Like me, you are probably overwhelmed with the number of emails you receive each day and you could be excused for not looking at them all closely. But not taking this seriously can be a huge risk to your business. Keep reading to learn more about email spoofing and how you can avoid it.
Spoofing is when a scammer impersonates a person or company known to you. Since they are known to you the bad guy assumes that you will let your guard down and potentially open an attachment or click on a link that you shouldn’t have.
The email will usually look convincing and the would-be attacker may also try to mimic the sender’s style. So, be aware otherwise you could be opening a large security hole that the scammer can walk right through!
There are several signs to look for to identify a spoof email. First, you will need to check the email header information.
To view headers:
- In Outlook, open the email you want to check, and then click File > Properties. Then look in the Internet Headers section.
- In Gmail, open the email you want to check. Next to Reply, click the three dots and choose “Show Original”.
- In Apple Mail, open the email you want to see headers for, and click View > Message > All Headers.
Check to see:
- if the “from” email address matches the correct name of the person displayed as the sender;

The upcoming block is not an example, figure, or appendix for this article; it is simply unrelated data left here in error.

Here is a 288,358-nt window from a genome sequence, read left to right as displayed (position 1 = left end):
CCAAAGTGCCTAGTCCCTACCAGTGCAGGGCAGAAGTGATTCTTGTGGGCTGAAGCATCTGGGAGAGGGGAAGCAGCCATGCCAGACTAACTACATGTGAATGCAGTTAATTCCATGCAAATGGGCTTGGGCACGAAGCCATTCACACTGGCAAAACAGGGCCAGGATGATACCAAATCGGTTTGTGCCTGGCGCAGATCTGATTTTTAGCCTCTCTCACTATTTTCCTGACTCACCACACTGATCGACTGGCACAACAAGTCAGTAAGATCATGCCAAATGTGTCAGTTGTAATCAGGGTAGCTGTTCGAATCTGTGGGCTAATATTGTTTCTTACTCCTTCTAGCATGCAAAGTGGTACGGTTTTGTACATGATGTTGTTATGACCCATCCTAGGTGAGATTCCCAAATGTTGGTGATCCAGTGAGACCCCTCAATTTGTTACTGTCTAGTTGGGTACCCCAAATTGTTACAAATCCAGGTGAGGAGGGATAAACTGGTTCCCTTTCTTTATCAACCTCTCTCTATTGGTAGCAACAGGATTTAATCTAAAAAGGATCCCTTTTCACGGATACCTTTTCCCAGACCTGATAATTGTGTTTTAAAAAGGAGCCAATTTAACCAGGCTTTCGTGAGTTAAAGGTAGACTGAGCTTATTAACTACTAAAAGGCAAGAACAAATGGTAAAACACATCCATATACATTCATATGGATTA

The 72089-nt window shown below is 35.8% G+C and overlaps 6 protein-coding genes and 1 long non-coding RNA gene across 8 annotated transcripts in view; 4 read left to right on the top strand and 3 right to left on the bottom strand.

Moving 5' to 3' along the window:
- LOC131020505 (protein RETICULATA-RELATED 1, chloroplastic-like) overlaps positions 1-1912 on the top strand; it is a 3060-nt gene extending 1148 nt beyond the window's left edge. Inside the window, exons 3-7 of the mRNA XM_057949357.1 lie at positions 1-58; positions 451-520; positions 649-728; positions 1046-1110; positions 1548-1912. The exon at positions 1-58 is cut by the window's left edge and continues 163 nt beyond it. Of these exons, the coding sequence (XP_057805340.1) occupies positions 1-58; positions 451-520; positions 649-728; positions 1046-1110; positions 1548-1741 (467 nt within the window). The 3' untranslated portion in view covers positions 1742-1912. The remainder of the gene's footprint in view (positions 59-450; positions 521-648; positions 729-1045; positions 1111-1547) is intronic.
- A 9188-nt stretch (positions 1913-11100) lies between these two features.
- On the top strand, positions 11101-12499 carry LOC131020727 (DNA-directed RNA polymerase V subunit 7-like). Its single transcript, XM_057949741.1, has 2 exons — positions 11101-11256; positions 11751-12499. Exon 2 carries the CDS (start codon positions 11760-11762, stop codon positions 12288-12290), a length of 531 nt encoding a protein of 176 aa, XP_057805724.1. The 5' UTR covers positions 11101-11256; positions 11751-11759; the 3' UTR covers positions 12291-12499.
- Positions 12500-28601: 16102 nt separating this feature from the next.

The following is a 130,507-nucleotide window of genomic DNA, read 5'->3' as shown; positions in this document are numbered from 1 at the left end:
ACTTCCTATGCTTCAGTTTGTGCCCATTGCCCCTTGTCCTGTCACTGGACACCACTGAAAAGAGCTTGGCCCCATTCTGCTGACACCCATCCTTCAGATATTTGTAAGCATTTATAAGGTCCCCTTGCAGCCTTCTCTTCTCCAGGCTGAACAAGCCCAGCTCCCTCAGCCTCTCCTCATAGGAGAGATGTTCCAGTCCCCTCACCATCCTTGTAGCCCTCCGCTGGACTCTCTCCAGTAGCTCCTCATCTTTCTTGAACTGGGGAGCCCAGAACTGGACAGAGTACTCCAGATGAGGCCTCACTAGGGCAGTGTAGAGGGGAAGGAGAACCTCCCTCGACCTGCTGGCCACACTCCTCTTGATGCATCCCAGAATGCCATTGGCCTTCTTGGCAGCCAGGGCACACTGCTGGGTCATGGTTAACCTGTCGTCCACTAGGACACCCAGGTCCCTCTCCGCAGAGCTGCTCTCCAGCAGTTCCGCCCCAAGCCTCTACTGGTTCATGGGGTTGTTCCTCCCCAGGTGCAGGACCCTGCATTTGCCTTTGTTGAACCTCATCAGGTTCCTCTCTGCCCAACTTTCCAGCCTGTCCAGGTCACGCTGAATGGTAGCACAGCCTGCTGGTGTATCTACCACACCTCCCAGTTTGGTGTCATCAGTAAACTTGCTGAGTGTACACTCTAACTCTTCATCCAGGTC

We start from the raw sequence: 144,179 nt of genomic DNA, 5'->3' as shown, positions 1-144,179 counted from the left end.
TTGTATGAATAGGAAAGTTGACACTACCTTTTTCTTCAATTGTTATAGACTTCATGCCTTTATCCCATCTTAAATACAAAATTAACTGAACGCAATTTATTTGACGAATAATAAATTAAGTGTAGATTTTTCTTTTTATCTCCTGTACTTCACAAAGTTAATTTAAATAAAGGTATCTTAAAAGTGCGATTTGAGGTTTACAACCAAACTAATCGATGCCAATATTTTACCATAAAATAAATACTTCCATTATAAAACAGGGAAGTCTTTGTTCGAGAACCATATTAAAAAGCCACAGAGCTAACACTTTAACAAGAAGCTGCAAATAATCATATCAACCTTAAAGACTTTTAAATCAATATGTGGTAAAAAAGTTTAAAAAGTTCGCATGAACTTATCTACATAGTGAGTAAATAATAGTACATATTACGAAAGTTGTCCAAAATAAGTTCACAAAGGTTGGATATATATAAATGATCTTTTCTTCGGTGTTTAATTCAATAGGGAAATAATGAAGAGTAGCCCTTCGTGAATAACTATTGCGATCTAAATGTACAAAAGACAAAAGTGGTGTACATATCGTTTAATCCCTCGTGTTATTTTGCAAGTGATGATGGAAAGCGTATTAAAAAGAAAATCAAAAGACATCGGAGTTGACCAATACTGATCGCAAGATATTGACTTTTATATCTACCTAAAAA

- that the “reply-to” address is the same as the sender or the site that the email purports to be from;
- that the “return-path” is the same as the reply-to – you don’t want to think you are replying to “John Doe” when your response goes to “Dodgy Hacker”.
You also need to look carefully at the content of the message:
- Are you expecting an email from that individual or organisation?
- Look out for spelling or grammatical errors. Does that person normally make mistakes?
- Look at how the person writes. Is it similar to how they normally write?
- Is the email emotional or pressuring you to act quickly. Scammers often rely on urgency or our desire to help, this is one way they trick people into clicking on links or opening attachments.
If you are not sure about an email’s legitimacy, ring the person or company involved. It is better to think and take some time, rather than responding quickly and then regretting it later!
If you are still worried, contact our IT experts to check your current email filtering and if needed provide some staff training to avoid malware infection.